itself, and those to whom "promising new technologies" are
directed are most often at risk. [I recently sat on a plane
next to a man who was blinded by a laser surgeon who was
supposed to give him 20-20 vision.]

While admitting that, in some senses, the medical profession
has exercised control over women's bodies, one must credit
the medical profession with making HUGE overall gains in
caring for women's reproductive health. To argue otherwise
is simply to disregard the facts. Look at where women were
100 years ago. Look at where they are now. Consider that
most of the innovations were due to research by men.

6. In conclusion: My post was not an attempt to deny
assertions of effects of gender roles and related
perceptions on clinical outcomes in medicine. It was a call
for a mature Women's Studies curriculum to consider a slight
change of emphasis, moving away from victimization of women
toward a deeper, more balanced view of how "gender
perceptions" impinge on medical practice. There are facts
out there that suggest that men, too, suffer from
consequences of gender stereotypes and inequities. To simply
denounce the fast-evolving medical profession as
"male-dominated" and "sexist" is an oversimplification that
many undergraduates see right through, especially now that
men's groups are starting to disseminate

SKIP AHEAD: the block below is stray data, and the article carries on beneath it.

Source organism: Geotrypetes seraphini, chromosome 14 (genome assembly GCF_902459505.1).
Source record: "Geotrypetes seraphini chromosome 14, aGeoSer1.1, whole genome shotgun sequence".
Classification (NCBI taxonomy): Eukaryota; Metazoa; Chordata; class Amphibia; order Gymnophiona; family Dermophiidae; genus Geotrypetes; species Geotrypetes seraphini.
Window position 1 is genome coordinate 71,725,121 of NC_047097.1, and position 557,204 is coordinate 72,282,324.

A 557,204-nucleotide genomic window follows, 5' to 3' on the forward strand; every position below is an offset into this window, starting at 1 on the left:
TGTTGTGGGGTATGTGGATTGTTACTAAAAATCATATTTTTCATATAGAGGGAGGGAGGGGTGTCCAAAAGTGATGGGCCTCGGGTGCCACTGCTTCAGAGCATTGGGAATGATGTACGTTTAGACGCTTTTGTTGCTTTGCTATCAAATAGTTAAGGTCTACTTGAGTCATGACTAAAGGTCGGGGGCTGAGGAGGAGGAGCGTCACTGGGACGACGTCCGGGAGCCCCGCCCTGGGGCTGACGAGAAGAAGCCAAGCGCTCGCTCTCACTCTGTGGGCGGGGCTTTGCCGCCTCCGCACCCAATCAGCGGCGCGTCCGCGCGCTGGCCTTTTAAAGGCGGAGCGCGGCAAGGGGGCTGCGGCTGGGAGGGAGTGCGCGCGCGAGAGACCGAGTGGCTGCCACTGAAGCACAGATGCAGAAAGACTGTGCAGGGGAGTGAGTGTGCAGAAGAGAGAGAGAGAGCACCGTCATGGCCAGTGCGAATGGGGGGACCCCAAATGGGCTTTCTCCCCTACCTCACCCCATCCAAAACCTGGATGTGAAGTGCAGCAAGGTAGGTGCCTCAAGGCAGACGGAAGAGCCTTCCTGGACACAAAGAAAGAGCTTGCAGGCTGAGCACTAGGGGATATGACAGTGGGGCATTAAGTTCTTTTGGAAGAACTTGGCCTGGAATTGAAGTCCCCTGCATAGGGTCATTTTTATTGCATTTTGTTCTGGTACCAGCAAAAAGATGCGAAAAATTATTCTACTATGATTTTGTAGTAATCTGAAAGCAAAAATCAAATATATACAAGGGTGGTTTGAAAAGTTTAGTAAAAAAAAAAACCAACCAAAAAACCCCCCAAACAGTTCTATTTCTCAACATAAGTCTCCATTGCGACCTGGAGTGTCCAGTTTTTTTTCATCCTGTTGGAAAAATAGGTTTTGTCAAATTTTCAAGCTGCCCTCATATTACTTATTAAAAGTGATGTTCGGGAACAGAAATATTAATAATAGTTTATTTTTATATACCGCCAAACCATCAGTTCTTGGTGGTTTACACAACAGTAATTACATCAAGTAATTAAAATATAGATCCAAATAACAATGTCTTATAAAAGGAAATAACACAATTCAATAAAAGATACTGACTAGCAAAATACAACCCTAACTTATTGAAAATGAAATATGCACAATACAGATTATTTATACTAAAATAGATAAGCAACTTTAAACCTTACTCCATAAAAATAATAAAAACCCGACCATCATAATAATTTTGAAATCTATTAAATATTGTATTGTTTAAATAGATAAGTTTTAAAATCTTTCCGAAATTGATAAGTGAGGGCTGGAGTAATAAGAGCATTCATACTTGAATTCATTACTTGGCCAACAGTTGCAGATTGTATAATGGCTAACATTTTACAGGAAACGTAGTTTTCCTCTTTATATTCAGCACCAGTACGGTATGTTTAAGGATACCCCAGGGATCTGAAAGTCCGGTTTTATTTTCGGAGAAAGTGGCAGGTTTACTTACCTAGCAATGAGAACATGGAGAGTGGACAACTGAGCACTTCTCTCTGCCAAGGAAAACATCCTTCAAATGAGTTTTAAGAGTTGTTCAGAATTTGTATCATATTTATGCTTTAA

I would appreciate private mailing of any general references
on the issue of sexism in modern medicine, especially from a
feminist perspective. I have an interesting article by Cathy
Young on this topic that I could forward in PDF form to
anyone who is interested.

Thanks to all,

Jim Steiger

James H. Steiger
Department of Psychology
University of British Columbia
2136 West Mall
Vancouver, B.C., Canada V6T 1Z4
Voice and Fax; (604)-822-2706
EMAIL: steiger  @  unixg.ubc.ca
Date: Tue, 17 Oct 2000 11:01:37 -0400
From: Martha Charlene Ball <wsimcb @ PANTHER.GSU.EDU>
Subject: Re: FW: The Sexism in Modern Medicine
I appreciate James H. Steiger's carefully thought-out, engaged response
to Marg's and others' responses to his initial posting on sexism in
modern medicine.

James, I think you're absolutely right when you say that men also suffer
from the gender-based bias within the medical profession.
The assumption prevails that men are or should be invulnerable to pain,
damage, or disease.  Or it's thought that they should suffer in silence.

I see this as part of the overall patriarchial system.  It's partly the
results of assuming that women and men should be opposites.  The obverse
of the strong, silent man is, of course, the vulnerable, disease-prone
woman. These are stereotypes, of course. But they affect all our thinking.

I'm sure many of us could tell stories of how men -- fathers, husbands,
brothers, sons -- have been treated in a cursory and uncaring
fashion by members of the medical profession.  I know I could.

Ending patriarchial systems would benefit men *as humans.* It would take
away their power over others, but it would restore them to their full
humanity.  It would enable them to be human, and to be seen as simply
human, with bodies that can suffer, that have needs (in addition to the
sexual) instead of being seen by themselves and other as they so often are
now seen, as machines.

Ending patriarchy means questioning this assumption that men are